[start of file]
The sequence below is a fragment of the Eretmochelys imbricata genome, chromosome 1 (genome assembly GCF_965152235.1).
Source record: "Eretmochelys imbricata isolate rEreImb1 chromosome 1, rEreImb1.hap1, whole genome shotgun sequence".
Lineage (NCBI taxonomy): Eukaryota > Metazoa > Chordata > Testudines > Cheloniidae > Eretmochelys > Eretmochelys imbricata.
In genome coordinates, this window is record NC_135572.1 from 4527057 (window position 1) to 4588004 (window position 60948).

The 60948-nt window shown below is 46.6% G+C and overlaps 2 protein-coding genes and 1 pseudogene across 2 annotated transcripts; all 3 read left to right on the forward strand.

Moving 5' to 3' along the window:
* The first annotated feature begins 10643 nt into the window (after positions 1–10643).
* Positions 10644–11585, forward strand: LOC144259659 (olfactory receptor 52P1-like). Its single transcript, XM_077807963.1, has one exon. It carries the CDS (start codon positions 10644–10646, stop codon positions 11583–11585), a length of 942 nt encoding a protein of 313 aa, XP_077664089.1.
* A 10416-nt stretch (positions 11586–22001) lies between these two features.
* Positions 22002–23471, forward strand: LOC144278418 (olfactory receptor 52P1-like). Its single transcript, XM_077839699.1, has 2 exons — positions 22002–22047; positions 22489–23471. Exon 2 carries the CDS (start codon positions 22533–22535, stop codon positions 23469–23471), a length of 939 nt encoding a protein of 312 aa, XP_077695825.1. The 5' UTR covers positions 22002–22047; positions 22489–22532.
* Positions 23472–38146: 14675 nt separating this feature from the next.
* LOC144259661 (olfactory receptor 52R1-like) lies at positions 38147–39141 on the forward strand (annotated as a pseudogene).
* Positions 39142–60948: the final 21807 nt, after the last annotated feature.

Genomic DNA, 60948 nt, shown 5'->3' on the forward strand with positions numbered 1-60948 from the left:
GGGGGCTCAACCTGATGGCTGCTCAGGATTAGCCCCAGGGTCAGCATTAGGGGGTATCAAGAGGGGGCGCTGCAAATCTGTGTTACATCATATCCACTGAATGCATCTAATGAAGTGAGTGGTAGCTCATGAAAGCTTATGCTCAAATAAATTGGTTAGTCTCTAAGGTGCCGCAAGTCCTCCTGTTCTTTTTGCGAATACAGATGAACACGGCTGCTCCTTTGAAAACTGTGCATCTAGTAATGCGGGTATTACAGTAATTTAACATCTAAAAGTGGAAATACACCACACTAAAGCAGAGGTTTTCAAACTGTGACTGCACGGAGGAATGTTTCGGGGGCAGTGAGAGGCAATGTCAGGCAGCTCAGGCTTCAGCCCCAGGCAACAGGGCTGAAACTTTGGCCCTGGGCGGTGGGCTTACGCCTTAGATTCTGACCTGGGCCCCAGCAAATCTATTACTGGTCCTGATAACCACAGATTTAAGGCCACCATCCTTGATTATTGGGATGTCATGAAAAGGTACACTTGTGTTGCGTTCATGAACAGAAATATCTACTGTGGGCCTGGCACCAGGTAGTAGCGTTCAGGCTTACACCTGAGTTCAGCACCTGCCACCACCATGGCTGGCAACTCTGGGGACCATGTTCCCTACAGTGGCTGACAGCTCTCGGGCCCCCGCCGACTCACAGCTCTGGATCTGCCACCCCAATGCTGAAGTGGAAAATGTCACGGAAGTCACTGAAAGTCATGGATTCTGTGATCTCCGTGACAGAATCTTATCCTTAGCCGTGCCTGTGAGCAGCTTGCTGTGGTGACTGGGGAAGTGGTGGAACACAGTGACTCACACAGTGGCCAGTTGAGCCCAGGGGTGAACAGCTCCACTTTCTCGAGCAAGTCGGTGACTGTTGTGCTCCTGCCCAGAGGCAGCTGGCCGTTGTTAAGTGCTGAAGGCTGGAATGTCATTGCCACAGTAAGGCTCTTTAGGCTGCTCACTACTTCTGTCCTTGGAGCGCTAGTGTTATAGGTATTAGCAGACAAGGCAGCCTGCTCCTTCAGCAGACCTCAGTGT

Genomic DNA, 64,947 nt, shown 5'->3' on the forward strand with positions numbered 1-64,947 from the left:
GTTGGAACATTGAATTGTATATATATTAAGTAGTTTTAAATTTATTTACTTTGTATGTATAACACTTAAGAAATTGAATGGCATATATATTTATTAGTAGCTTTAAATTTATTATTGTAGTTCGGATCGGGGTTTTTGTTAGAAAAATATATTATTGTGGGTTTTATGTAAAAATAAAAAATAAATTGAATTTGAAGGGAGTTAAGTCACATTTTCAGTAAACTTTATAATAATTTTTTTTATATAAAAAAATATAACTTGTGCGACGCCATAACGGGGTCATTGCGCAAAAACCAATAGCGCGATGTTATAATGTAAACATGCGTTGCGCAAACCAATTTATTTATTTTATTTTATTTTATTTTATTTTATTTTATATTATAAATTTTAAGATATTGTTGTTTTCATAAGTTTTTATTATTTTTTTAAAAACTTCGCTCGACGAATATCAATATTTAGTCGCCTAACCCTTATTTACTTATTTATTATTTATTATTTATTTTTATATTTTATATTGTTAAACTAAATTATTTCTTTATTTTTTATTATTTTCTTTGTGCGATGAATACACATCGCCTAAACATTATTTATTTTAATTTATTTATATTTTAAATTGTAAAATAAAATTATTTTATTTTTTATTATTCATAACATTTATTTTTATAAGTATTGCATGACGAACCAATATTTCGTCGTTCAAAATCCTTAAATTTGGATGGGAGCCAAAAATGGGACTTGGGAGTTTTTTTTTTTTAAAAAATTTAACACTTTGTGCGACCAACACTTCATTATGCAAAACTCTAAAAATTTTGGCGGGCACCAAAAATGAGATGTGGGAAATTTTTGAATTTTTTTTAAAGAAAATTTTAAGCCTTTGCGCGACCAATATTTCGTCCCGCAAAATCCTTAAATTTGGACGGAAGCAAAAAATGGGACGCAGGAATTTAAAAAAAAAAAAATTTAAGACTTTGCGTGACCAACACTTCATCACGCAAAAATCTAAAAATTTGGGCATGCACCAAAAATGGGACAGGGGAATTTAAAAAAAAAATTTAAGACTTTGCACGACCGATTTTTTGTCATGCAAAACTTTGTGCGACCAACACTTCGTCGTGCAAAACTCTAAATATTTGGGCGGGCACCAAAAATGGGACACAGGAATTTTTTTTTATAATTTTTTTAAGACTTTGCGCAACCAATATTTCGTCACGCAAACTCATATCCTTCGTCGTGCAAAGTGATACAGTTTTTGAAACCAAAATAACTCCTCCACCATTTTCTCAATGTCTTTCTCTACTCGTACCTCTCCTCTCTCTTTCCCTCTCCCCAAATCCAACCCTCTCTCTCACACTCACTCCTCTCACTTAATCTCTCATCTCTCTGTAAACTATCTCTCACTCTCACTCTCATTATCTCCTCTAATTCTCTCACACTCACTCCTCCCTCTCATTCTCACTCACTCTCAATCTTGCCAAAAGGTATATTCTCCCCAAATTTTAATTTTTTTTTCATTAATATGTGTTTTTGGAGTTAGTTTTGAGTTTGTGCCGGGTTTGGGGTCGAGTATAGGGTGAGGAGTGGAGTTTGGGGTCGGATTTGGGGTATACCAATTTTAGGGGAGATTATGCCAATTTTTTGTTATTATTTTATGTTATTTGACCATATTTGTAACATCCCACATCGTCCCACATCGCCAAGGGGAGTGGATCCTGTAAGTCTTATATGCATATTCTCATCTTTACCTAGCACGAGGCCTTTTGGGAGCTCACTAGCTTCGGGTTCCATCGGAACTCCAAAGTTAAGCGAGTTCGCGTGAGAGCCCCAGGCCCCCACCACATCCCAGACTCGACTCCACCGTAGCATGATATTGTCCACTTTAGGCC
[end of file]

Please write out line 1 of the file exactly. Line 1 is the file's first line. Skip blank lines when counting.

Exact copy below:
The sequence below is a fragment of the Eretmochelys imbricata genome, chromosome 1 (genome assembly GCF_965152235.1).